The Chinese smartphone maker has priced the Reno 2Z at Rs. 29,990 in India, and it is the more affordable model of the two already available in the country. The Oppo Reno 2Z packs in a quad-camera setup and is powered by the relatively new MediaTek Helio P90 SoC. Is it better than what the competition offers at this price? We put it to the test to find out.
Oppo Reno 2Z design
All three Reno 2 smartphones seem to have similar designs at first glance, and it is hard to distinguish between them. The Oppo Reno 2Z has an all-display front with thin borders on the top and sides, though the bottom bezel is thicker. The AMOLED display on the Reno 2Z measures 6.5 inches diagonally and has good viewing angles. It also houses an optical in-display fingerprint scanner for unlocking the device with a fingerprint.
Oppo has located the selfie camera in a pop-up module which is different compared to the shark-fin module that some of the other Oppo Reno devices flaunt. This pop-up module is illuminated by lights on either side, and reminds us of what we’ve seen on the Redmi K20 Pro (Review) which has a similar selfie camera module. The Reno 2Z also offers the option to change the light colour, which is a neat touch.
Oppo has placed the power button on the right while the volume buttons are on the left. These are all positioned towards the centre of the frame which makes reaching them convenient. We also liked their clicky feedback.
At the bottom, the Oppo Reno 2Z sports a USB Type-C port, primary microphone, loudspeaker, and 3.5mm audio jack whereas the pop-up selfie camera and the secondary microphone are on the top.
The Oppo Reno 2Z boasts of a quad-camera setup, which sits flush with the back of the device, unlike many other recent smartphones which have protruding camera modules. The fourth sensor is positioned lower than the rest and is easy to miss. All the camera sensors are placed beneath the glass panel on the back. To prevent the glass around the cameras from getting scratched, Oppo has positioned a nub above this cluster which helps raise the phone when placed on a flat surface.
Oppo ships a high-quality case along with a pair of earphones and a 20W VOOC Flash Charge 3.0 charger in the box.
Oppo Reno 2Z specifications
The Oppo Reno 10X Zoom Edition (Review), which was launched fairly recently in India, was powered by the flagship-grade Qualcomm Snapdragon 855 SoC, while the Reno 2Z sports the MediaTek Helio P90 SoC. This new processor isn’t very common yet, and the Reno 2Z is among only a few phones to sport it so far. The Helio P90 has six ARM Cortex-A55 cores clocked at 2GHz and two Cortex-A75 cores clocked at 2.2GHz. It’ll be interesting to see how it stacks up against some of the other processors available in phones at this price point. The Oppo Reno 2Z has been launched in only one configuration, with 8GB of RAM and 256GB of storage. You can expand storage using the dedicated microSD card slot.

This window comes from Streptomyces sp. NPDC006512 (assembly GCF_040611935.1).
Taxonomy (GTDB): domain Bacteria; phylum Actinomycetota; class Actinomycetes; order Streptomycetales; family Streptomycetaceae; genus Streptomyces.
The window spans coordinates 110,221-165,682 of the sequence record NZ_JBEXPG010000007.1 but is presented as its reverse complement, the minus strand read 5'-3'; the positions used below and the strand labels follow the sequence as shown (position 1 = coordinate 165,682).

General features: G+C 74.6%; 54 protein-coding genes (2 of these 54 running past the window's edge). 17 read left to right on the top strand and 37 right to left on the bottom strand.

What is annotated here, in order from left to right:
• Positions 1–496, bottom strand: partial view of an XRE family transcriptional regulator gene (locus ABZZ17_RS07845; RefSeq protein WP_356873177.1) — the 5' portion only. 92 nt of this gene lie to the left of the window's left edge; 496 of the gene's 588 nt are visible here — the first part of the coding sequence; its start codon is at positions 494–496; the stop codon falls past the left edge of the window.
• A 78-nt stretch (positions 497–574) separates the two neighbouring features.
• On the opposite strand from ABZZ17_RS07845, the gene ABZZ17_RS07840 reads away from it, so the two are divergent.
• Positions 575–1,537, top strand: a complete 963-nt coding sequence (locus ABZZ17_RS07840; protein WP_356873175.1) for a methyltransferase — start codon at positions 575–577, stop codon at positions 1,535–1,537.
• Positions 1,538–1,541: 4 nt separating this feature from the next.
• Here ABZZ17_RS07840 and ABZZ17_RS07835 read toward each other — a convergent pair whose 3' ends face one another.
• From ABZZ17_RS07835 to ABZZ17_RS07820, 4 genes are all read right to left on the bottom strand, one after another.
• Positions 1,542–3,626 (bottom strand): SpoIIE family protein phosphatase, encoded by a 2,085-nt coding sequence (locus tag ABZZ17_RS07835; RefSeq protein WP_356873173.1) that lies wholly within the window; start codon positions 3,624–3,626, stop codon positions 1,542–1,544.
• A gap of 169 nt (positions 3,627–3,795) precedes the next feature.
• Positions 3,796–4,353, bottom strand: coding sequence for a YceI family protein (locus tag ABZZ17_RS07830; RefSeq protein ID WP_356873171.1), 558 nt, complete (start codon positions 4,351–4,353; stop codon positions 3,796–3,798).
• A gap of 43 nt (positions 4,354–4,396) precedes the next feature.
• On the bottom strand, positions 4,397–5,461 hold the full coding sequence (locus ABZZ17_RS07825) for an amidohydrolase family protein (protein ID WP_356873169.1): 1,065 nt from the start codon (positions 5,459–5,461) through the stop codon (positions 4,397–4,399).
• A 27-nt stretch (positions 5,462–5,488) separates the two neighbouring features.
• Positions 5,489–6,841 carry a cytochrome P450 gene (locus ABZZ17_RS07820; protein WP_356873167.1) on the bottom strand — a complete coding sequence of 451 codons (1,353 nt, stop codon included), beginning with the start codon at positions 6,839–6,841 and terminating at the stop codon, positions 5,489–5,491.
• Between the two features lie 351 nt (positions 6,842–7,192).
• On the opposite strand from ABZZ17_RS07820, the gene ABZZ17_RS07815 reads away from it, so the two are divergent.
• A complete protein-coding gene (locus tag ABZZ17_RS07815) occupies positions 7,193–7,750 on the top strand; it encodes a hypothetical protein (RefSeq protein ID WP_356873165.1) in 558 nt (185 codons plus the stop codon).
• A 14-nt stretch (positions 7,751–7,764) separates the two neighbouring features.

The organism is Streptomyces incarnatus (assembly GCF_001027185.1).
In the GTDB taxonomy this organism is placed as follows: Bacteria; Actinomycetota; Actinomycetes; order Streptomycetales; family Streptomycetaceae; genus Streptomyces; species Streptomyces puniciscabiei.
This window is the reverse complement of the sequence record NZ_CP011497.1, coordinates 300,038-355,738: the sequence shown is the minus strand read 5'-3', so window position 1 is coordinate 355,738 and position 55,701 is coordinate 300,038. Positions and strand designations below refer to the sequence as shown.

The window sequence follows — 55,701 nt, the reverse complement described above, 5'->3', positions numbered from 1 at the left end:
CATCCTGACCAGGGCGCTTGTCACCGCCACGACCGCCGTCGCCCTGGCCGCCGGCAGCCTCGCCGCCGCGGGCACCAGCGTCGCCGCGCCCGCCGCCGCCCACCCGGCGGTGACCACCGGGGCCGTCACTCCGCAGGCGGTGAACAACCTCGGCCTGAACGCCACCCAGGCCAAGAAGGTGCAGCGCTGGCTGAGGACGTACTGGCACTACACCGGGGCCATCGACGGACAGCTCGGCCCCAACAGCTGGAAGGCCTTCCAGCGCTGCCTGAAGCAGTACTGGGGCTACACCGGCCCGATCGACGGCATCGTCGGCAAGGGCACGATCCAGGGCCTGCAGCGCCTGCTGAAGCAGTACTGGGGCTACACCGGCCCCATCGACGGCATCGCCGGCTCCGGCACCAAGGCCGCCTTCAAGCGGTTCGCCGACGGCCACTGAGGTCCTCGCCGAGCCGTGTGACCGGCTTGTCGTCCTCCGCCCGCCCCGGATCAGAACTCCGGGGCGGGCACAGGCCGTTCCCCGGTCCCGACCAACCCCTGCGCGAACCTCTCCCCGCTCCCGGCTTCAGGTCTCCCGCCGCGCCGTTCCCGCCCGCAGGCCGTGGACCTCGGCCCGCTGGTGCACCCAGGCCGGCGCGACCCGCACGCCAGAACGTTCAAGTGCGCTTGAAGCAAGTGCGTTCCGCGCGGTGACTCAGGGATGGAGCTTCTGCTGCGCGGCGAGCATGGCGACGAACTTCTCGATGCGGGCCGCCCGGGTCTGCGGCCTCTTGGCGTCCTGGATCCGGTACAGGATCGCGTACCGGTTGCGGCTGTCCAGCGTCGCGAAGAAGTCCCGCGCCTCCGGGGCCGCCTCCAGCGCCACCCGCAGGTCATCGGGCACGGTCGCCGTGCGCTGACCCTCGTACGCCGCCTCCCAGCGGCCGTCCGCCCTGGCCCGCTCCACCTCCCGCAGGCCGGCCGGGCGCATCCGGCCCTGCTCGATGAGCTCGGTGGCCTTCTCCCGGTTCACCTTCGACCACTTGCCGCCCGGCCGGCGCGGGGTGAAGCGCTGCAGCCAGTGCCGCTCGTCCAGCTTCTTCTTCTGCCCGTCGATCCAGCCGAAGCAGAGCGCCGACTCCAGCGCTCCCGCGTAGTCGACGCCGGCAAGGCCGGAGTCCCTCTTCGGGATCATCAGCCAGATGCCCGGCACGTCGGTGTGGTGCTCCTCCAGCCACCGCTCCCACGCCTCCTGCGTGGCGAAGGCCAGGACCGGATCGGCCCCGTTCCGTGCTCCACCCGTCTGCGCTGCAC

Oppo offers dual 4G VoLTE functionality with the Reno 2Z and there is also support for Bluetooth 5, dual-band Wi-Fi, four satellite navigation systems, and USB-OTG. The Reno 2Z also gets the standard sensors.
The front of the Oppo Reno 2Z is dominated by a 6.5-inch full-HD+ (1080×2340 pixels) AMOLED display which gives this phone a screen-to-body ratio of 91.1 percent. The display is vivid and you can tweak its colour temperature. We found that viewing angles are good, and it does get bright enough to be visible outdoors.
Oppo ships the Reno 2Z with Colour OS 6.1 running on top of Android 9 Pie, and our unit was running the August security patch. The UI is similar to what we have seen on recent Oppo and Realme smartphones and we had no trouble navigating around it. Oppo also offers gesture navigation if you don’t like the traditional three-button layout. Android 9’s Digital Wellbeing feature is available, and the phone also has parental controls that let you monitor and restrict usage.
We found a fair amount of bloatware preinstalled on the device, including the UC Browser, NewsPoint, Dailyhunt, Helo, Paytm, Amazon, and Facebook apps. We found that the usage experience was good as long as we didn’t open these apps because once we did, some of them started pushing spammy notifications to us throughout the day. Oppo has its own Play Store alternative called App Market which lets you download apps, and similarly there’s Game Center for games.
Color OS 6.1 also has a feature called Game Space which blocks notifications, disables auto-brightness, and clears the RAM when you launch a game. Other features such as Smart Driving and App Cloner are also present on the Reno 2Z.
Oppo Reno 2Z performance, battery life and cameras
Since the Oppo Reno 2Z is among a few phones with a MediaTek Helio P90 SoC, we were curious to see how it performs compared to Qualcomm’s popular Snapdragon processors. We did not experience any lag or stutter while using the smartphone. Multitasking was a breeze, and the 8GB of RAM meant that the Reno 2Z could keep apps running in the background.
The in-display fingerprint scanner on the Reno 2Z is super quick and we had no issues using it. We also set up face recognition on the Reno 2Z. The phone is quick to raise its pop-up module and scan for a registered face. It unlocks quickly in different lighting conditions, and can bump up the screen brightness if needed in low-light conditions for a proper scan.